Are you using biomimicry in D&T?

A guest post by Rebecca Mallinson

Fish Gill Design used to remove trapped air from water pipelines

Fish Gill Design used to remove trapped air from water pipelines

Biomimicry is the manufacturing of materials that imitate the phenomena of life’s natural processes. From 2014, biomimicry was introduced as a design methodology within the UK Design & Technology curriculum with the aspiration to align the subject more greatly with design outside education.

Burrs are the most widely known biomimic inspiration - responsible for velcro

Burrs are the most widely known biomimic inspiration – responsible for velcro

As an anthropology researcher at the crosshairs of Material & Visual Culture, Sustainability and Education, my interest lies in how this directive is technically interpreted and taught for Key Stage 3 students. How is such a complex subject understood, embraced and employed to create artefacts where ‘thought is made concrete in design’? In abstracting nature’s properties, are we teaching a re-assertion of our own power over it, or fostering an apotropaic (harm-averting) closeness with our increasingly vulnerable environment? Is there an immateriality – a spiritual rather than physical quality – to embedding biomimicry within a design curriculum?

Beijing National Aquatics Centre inspired by bubbles

Beijing National Aquatics Centre inspired by bubbles

I would love to be able to explore this for my masters dissertation at UCL but to do so, I need to find D&T teachers willing to be interviewed. This could be via email/Skype/phone or in person depending on your location.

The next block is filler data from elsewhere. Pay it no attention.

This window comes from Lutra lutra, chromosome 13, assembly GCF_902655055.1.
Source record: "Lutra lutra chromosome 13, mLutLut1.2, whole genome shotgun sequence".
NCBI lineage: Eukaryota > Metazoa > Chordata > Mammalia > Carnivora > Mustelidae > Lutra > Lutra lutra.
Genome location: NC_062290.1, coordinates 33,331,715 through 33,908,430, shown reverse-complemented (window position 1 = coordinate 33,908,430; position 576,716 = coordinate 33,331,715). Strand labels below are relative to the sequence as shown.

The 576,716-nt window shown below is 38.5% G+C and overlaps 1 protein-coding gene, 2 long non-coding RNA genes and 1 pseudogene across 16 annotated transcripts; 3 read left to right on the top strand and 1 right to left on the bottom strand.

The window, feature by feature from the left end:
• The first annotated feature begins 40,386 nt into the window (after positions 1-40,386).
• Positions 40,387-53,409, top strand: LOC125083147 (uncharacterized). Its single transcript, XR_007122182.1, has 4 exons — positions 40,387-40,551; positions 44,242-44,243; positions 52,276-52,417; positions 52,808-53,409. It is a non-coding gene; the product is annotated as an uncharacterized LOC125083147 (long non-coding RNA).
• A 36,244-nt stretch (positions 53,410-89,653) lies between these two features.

Anyone is welcome to contribute their perspective whether they have:

  • Embraced this element of the curriculum and found innovative ways to articulate it?
  • Examples to share of how students have employed biomimicry within their artwork from the most mundane to the most spectacular?
  • Experienced creative, strange, fascinated or confused responses from students?
  • Felt skeptical about its inclusion within the curriculum entirely?

If you would like to know more and/or participate, please email Rebecca at rebecca.mallinson.15@ucl.ac.uk before Friday 28th April.

Rebecca MallinsonRebecca Mallinson

Working with the Creative Directors at London College of Fashion, Rebecca has coordinated industry projects with Microsoft, United Nations, SHOWstudio and Cass Art alongside the design/organisation of catwalk and exhibitions. Her previous experience encompasses Research & Policy at the Crafts Council plus supporting researchers at Centre for Sustainable Fashion and Textile Futures Research Centre which each stimulated her interest in the potentials of design embracing natural technologies.

Alison Hardy: How have D&T departments responded to the new national curriculum?

We know that there are all kinds of pressures on D&T departments at the moment, from staff recruitment, through adapting to changing curricula, to the ways that the EBacc is influencing SLTs’ views of the subject.

The informal feedback that I’m getting from teachers is generally not encouraging, but with islands of “I don’t really see what the problem is”. However, it would be really useful to get a less anecdotal picture of the situation. This would help with campaigns to support D&T in the curriculum, such as those from the D&TA and baccforthefuture, and should also inform efforts to help strengthen D&T departments

Alison Hardy

Alison Hardy

Fortunately, Alison Hardy at NTU is working on this. She says:

Can you spare a few moments to complete a questionnaire and maybe a follow up interview?
A group of 6 students at Nottingham Trent University who are studying Childhood Studies have been commissioned by me to undertake some research. I’ve asked them to find out ‘How have D&T departments responded to the new national curriculum?’.
Your responses will help us at NTU prepare our trainee D&T teacher by giving them up to date information on what is happening in schools.
The survey can be found here: http://www.smartsurvey.co.uk/s/6O5OS/
All of your responses will be kept confidential – they won’t even tell me who has replied!
Thanks,
Alison
Please help Alison – and the subject – if you are able.